Populus fremontii – Fremont Cottonwood

Populus fremontii - Fremont Cottonwood, Fremont's Cottonwood (leaves)

Populus fremontii - Fremont Cottonwood, Fremont's Cottonwood (large trunk with 6 foot 2 inch (188 cm) tall man)

Populus fremontii - Fremont Cottonwood, Fremont's Cottonwood

Plant Name

Scientific Name: Populus fremontii

Common Names: Fremont Cottonwood, Fremont's Cottonwood

Plant Characteristics

Duration: Perennial, Deciduous

Growth Habit: Tree

Arizona Native Status: Native

Habitat: Desert, Upland, Riparian. This large, deep-rooted tree grows in washes, canyons, and bottomlands with surface or at least subsurface water.

Flower Color: Inconspicuous (green, yellow)

Flowering Season: Spring

Height: Up to 100 feet (30 m) tall

Description: The trees are dioecious, so the male and female flowers are on different plants. The inflorescences are slender, dangling catkins with small flowers. The female flowers are followed by seed capsules containing fluffy seeds. The seeds are tufted with long, white, cottony hair and are dispersed by the wind. The leaves are simple, alternate, petiolate, bright green, up to 3 inches (7.6 cm) wide, and triangular-ovate in shape with coarsely toothed margins. The leaves turn bright golden yellow in the fall. The bark is tan to grayish tan in color and has deep vertical furrows. These trees can grow to be very large, with trunks reaching or even exceeding 5 feet (1.5 m) in diameter.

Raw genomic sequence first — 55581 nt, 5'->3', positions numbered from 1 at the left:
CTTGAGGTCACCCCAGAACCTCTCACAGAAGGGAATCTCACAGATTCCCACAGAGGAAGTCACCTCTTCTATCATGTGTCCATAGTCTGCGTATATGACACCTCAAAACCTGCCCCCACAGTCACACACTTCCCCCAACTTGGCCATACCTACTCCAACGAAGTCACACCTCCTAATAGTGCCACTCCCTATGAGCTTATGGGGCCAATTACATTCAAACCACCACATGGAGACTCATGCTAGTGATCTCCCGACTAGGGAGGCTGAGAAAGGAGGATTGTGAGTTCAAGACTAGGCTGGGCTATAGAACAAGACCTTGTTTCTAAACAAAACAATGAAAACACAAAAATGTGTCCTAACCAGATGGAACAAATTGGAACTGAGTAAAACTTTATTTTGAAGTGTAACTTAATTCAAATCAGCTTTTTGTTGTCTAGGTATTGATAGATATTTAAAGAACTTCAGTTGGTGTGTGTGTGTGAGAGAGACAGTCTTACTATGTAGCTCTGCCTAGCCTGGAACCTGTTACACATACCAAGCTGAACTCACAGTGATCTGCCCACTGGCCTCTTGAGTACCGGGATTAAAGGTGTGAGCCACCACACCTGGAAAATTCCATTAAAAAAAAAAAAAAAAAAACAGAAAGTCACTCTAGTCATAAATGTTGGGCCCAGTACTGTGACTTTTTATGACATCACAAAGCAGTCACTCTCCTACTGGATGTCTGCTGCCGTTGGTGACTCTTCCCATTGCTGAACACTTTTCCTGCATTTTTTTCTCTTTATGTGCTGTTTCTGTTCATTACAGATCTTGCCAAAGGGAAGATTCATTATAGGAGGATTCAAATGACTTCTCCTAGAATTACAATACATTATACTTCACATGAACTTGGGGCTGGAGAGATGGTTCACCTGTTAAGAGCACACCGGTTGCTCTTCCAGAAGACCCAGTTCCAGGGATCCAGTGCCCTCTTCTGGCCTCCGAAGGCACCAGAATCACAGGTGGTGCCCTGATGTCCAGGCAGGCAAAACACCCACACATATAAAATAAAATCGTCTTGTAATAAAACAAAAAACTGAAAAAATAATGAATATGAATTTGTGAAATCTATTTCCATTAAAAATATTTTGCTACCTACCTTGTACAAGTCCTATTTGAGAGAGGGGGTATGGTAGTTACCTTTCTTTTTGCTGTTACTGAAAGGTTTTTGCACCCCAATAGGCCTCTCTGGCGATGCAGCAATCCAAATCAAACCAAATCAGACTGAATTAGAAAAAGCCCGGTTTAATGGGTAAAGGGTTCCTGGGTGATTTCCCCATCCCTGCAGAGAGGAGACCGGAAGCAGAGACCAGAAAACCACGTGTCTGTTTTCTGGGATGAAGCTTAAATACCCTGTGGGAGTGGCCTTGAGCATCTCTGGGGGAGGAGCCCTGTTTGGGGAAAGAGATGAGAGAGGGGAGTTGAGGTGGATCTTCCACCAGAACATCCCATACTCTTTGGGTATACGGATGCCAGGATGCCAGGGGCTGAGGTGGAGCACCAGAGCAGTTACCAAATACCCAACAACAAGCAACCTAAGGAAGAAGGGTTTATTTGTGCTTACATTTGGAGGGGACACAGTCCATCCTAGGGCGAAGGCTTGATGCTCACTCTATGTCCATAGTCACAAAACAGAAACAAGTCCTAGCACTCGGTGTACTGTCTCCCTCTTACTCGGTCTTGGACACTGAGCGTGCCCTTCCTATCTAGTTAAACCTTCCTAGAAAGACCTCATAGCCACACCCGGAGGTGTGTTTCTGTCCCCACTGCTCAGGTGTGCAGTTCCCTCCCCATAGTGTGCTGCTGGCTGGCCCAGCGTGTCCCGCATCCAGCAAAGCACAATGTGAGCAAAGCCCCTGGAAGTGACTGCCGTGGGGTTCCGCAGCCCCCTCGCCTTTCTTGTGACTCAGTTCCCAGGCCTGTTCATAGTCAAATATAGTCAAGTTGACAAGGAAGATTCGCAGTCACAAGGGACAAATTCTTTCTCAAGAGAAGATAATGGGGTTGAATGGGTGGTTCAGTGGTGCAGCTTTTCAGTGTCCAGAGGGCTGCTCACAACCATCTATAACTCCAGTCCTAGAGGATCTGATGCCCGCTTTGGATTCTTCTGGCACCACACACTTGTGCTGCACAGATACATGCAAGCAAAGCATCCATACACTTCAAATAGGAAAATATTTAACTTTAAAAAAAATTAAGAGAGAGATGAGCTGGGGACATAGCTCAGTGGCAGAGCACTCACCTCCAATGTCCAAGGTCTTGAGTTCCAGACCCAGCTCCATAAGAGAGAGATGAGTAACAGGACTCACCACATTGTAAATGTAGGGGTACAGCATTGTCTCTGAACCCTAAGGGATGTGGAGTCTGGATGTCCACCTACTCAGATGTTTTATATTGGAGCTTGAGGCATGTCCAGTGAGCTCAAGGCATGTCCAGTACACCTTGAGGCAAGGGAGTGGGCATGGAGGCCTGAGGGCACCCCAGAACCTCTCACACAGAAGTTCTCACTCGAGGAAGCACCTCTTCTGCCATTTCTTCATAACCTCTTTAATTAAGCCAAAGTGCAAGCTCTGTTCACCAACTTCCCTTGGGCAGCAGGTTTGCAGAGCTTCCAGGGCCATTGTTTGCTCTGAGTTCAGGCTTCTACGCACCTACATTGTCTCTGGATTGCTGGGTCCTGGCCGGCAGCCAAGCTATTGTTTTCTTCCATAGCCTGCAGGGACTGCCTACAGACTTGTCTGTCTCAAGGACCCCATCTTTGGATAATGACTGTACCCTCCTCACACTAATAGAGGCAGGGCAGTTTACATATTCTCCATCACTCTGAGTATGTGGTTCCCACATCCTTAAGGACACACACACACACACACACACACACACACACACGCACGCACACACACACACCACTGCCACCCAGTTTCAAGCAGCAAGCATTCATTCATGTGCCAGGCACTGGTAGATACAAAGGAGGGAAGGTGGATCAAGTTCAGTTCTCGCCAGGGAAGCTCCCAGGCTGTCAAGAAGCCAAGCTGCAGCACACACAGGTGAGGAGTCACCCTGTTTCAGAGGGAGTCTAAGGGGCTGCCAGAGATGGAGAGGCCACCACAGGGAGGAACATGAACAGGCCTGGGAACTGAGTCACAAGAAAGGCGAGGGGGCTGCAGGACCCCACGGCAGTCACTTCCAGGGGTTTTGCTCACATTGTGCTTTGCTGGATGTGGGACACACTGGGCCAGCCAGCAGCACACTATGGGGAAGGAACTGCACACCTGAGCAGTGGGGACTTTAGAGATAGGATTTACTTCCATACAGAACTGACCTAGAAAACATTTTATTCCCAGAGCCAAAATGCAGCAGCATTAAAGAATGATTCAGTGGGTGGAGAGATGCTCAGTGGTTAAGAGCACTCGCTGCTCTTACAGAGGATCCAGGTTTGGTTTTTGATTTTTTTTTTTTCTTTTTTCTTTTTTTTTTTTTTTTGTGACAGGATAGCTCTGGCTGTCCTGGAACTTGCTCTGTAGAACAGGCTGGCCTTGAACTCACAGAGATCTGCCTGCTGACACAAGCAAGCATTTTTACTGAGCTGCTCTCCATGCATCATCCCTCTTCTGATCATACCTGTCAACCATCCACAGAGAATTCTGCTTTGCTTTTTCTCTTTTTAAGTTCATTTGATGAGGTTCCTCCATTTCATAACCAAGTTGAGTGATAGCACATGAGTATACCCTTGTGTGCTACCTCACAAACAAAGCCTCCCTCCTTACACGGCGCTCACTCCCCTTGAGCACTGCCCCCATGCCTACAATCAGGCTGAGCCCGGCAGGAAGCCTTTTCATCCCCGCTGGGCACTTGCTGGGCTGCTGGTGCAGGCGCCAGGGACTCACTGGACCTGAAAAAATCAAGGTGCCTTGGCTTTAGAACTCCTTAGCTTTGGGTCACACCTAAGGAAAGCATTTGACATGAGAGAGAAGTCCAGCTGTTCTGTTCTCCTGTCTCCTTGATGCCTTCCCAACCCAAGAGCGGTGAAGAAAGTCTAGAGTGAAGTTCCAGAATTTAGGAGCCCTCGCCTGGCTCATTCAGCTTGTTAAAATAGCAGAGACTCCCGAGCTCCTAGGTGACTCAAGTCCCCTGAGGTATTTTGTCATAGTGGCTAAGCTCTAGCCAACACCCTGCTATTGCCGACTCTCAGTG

The other Populus species found in southeastern Arizona are quite different from this species. Narrowleaf Cottonwood (Populus angustifolia) has narrower, lance-shaped leaves, while Quaking Aspen (Populus tremuloides) grows at higher elevations, forms colonies, and has a slender growth form.

Special Characteristics

Allergenic – The pollen is a moderate allergen.

Culturally Significant Plant – Native Americans used the sap and inner bark for food, the twigs and roots for basketry, and the leaf buds and bark for medicinal purposes. This plant contains salicin and populin, which are precursors of aspirin.

Edible – The sweet, gummy, starchy sap and the soft, bitter inner bark are edible either raw or cooked.


Kingdom: Plantae – Plants
Subkingdom: Tracheobionta – Vascular plants
Superdivision: Spermatophyta – Seed plants
Division: Magnoliophyta – Flowering plants
Class: Magnoliopsida – Dicotyledons
Subclass: Dilleniidae
Order: Salicales
Family: Salicaceae – Willow family
Genus: Populus L. – cottonwood
Species: Populus fremontii S. Watson – Fremont cottonwood

More About This Plant

Arizona County Distribution Map